It is important to teach children about digital transactions, because the entire world is moving away towards digital payment for everything. While two thirds of the young people still prefer cash today, this is quickly changing — Not least because of the growing range of convenient and uncomplicated cashless payment methods, this proportion will shrink in the future.
While at the beginning of learning financial literacy there are usually (tangible) coins and notes, even younger children need to grasp the idea of digital payment, and older children particularly need to be concerned with transferring the basics of responsible use of money to the digital world.
Why you should teach children about digital transactions
The entry into the world of cashless payment usually takes place with the changeover, instead of paying the pocket money in cash, but into a young person’s account. The option of now being able to pay with a card or a phone has an impact on the consumer behavior of young people: card payments are less real than cash payments, which is why more tends to be spent.
The digital shopping world also opens its own account. Online shopping is currently the biggest debt trap among young people.
With the intensive use of smartphones, in-app purchases and online games become more relevant. In the latter case in particular, mechanisms of group and status pressure are used, elements of gambling are used and the feeling that real money is spent is obscured by virtual currencies. According to the research, the game industry had a turnover of $150 billion last year.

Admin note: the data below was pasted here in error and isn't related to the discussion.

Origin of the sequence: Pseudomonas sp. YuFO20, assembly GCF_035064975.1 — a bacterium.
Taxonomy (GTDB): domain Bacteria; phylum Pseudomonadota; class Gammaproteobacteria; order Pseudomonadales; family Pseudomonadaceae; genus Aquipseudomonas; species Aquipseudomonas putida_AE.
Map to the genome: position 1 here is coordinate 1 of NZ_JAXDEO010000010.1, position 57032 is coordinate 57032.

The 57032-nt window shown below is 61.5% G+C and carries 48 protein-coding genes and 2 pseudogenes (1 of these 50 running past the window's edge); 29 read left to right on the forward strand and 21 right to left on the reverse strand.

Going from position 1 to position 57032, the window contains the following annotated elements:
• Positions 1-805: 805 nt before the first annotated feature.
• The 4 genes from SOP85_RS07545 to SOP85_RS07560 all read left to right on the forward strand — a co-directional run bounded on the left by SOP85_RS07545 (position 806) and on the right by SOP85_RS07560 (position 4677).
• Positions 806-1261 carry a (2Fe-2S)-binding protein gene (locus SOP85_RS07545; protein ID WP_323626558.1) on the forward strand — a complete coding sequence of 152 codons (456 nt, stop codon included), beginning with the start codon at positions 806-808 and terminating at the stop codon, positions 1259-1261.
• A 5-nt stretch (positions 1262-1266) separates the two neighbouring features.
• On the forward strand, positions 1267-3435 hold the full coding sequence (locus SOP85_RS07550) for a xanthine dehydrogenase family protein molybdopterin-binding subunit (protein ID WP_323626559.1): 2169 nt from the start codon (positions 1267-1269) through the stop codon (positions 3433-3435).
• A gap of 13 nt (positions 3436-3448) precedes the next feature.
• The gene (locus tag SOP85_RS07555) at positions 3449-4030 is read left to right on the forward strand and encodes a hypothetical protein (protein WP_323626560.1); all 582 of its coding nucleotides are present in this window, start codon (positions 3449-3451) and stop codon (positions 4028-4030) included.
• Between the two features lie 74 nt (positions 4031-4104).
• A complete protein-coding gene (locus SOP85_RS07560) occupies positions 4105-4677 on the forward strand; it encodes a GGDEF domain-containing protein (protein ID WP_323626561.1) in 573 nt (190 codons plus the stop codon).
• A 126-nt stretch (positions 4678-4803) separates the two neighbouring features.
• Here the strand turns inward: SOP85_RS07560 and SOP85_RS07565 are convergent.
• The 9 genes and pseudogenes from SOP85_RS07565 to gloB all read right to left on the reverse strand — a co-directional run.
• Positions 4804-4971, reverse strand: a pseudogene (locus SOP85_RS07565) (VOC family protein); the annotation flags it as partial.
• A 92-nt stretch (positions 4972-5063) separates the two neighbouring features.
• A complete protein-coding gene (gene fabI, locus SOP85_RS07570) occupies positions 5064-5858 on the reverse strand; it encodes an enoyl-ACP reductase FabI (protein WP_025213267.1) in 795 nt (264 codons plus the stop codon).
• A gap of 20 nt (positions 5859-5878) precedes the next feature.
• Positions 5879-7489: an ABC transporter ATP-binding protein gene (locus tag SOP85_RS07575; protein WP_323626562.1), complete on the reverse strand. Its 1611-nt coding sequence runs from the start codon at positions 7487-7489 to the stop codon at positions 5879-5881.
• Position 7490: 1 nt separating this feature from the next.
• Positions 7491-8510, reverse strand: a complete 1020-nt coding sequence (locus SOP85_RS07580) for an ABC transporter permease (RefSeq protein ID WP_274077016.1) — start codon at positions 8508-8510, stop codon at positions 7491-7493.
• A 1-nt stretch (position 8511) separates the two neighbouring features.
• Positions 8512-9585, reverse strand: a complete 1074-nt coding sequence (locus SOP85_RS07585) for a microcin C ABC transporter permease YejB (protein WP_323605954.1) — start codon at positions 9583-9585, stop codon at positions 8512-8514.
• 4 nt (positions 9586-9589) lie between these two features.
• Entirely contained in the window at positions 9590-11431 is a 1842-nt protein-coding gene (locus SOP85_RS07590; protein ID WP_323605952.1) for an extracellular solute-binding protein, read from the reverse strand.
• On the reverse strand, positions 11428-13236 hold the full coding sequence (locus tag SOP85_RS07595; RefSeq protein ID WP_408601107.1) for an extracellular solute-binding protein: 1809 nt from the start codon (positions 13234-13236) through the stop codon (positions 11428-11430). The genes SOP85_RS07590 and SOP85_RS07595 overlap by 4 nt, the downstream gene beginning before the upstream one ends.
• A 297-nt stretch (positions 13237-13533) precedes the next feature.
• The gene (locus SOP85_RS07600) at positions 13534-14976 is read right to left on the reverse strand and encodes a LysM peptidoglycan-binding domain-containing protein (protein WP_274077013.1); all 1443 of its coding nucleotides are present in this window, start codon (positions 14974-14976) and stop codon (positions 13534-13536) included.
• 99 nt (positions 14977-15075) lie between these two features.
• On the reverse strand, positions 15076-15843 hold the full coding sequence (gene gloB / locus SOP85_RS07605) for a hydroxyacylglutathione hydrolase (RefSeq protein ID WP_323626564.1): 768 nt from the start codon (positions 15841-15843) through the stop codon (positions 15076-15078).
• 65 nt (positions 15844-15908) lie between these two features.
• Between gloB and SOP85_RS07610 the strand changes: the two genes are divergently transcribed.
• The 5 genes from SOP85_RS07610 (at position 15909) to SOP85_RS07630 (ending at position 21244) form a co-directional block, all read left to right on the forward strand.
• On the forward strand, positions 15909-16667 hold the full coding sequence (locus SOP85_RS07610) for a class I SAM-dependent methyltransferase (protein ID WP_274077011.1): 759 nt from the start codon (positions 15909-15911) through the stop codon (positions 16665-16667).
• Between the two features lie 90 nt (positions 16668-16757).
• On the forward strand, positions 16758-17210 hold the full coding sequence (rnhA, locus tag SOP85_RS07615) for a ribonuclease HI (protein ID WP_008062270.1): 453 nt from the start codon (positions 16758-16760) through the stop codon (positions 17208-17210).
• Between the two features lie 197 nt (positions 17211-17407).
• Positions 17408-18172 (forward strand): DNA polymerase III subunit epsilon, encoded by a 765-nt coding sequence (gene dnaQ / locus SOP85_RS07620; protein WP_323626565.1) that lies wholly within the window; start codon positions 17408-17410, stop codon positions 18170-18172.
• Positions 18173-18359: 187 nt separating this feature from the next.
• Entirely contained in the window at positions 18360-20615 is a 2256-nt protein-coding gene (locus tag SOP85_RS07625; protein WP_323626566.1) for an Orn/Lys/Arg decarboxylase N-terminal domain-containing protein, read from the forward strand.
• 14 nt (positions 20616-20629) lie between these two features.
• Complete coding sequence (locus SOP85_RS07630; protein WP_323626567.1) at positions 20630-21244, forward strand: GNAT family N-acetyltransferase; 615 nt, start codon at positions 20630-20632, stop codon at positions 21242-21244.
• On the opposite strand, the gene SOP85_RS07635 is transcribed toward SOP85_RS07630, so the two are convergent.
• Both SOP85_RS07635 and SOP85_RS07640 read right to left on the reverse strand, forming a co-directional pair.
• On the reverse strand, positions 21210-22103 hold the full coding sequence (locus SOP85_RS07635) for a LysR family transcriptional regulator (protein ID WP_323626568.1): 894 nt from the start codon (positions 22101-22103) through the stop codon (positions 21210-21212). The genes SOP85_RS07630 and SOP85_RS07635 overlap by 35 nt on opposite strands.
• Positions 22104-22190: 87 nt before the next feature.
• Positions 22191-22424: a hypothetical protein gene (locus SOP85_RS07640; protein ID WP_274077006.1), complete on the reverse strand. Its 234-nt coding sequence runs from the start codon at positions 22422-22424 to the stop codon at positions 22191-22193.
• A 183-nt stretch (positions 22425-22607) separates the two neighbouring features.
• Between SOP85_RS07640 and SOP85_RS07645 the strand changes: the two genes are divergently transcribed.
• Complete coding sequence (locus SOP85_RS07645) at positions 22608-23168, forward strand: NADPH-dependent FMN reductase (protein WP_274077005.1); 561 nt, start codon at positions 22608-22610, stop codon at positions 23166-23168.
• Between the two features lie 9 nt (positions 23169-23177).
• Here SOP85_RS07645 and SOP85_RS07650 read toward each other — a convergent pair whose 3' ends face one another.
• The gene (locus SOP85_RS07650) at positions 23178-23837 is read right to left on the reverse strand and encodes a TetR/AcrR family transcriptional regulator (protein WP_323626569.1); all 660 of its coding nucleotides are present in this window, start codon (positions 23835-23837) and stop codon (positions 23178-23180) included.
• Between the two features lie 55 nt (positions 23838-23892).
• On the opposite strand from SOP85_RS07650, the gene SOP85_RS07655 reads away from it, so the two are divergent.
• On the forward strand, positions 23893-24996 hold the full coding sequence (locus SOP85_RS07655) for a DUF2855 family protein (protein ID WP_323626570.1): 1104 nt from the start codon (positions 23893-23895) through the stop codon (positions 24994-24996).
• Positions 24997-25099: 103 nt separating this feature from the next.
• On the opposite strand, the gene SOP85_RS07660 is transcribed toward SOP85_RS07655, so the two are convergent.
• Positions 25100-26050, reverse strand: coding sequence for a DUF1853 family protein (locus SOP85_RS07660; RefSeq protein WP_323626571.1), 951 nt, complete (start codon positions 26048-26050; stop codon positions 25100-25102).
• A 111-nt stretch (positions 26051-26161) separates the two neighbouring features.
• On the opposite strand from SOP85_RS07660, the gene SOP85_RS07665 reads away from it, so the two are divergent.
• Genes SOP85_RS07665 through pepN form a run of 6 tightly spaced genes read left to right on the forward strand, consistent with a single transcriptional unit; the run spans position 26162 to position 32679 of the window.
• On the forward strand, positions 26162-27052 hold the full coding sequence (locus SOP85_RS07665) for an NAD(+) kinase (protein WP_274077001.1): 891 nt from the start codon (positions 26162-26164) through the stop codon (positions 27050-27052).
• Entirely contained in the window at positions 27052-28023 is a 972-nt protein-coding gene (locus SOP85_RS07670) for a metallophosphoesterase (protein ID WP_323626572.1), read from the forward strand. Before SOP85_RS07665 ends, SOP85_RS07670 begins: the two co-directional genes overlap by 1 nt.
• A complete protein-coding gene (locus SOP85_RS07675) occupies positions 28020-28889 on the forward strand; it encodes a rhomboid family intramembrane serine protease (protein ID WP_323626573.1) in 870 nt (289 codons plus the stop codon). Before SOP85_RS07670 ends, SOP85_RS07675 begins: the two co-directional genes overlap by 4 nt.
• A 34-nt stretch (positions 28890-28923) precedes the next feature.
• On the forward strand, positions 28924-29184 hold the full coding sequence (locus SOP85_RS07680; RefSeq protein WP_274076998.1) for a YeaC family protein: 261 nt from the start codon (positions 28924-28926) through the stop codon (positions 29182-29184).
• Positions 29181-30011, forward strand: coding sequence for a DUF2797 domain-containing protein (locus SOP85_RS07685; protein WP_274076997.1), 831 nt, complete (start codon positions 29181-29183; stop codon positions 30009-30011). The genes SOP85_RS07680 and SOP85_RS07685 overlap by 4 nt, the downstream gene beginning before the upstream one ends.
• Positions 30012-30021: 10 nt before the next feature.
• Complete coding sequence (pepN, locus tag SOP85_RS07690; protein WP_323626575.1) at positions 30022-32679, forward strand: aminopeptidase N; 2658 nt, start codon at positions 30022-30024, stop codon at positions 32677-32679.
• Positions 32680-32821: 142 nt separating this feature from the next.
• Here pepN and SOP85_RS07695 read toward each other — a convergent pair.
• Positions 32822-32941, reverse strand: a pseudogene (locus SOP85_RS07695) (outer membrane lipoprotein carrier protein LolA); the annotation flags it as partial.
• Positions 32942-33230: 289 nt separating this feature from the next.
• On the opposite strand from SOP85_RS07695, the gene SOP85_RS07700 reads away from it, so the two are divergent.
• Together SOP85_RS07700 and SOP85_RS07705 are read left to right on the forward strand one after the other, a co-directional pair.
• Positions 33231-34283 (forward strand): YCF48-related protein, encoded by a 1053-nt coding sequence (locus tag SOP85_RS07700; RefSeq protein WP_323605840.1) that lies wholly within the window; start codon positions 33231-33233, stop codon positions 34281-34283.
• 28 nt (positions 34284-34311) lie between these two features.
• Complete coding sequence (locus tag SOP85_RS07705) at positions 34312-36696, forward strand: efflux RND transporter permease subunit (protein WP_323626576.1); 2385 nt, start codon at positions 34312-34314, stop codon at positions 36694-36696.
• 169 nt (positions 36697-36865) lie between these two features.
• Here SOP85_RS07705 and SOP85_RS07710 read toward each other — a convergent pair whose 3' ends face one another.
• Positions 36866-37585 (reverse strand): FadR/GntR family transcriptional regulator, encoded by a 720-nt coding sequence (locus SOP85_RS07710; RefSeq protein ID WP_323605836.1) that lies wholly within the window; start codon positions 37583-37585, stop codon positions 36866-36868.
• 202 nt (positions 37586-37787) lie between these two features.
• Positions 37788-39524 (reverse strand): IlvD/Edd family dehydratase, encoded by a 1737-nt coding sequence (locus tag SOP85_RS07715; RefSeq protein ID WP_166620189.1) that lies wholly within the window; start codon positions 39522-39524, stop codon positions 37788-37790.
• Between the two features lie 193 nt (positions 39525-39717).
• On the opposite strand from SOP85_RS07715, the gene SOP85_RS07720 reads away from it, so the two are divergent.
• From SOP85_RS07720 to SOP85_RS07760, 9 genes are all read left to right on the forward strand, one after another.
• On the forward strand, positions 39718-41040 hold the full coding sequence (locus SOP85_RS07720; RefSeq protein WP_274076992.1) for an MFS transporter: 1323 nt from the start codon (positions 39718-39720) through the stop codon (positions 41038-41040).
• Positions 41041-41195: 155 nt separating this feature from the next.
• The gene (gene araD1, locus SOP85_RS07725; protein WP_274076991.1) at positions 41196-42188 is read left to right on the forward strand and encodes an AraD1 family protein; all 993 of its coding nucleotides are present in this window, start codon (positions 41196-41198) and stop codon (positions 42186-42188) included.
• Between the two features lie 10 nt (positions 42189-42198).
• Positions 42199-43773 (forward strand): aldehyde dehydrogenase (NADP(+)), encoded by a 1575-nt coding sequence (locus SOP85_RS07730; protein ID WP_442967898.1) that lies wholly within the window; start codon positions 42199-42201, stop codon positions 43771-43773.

How can you avoid digital debt traps?
For a confident handling of money in online worlds, it helps to make digital means of payment as tangible as possible. In order to transfer expenses for digital products such as in-app purchases, streaming services and online games into real life, it makes sense to equate them with wishes in the offline world. So if the child wants a new superpower for the character in the online game, this should be treated equally in relation to other wishes such as a concert ticket or a new item of clothing.
It is also important to take advantage of cashless payments, such as the fact that all expenses can be viewed online. Parents can get into the habit of keeping an eye on account movements and checking them regularly with their children via e-banking access. This gives you the opportunity to discuss why certain expenditures were made, whether others were left out, and what values and priorities are behind consumer decisions.
Because that’s what it’s all about in both the analog and digital worlds: understanding what triggers a wish and how much it is worth fulfilling. If you are aware of your own motivation, values and priorities, this leads to a reflected consumer behavior and prevents frequent mistakes in dealing with money both online and offline.
A tip for dealing with online games:
Play the child’s favorite game together and let the child explain what is particularly attractive about it. This brings insights into how the game works. At the same time, you will learn a lot about the motivation of the child to be interested in exactly this game and, if necessary, to want to spend real money on it.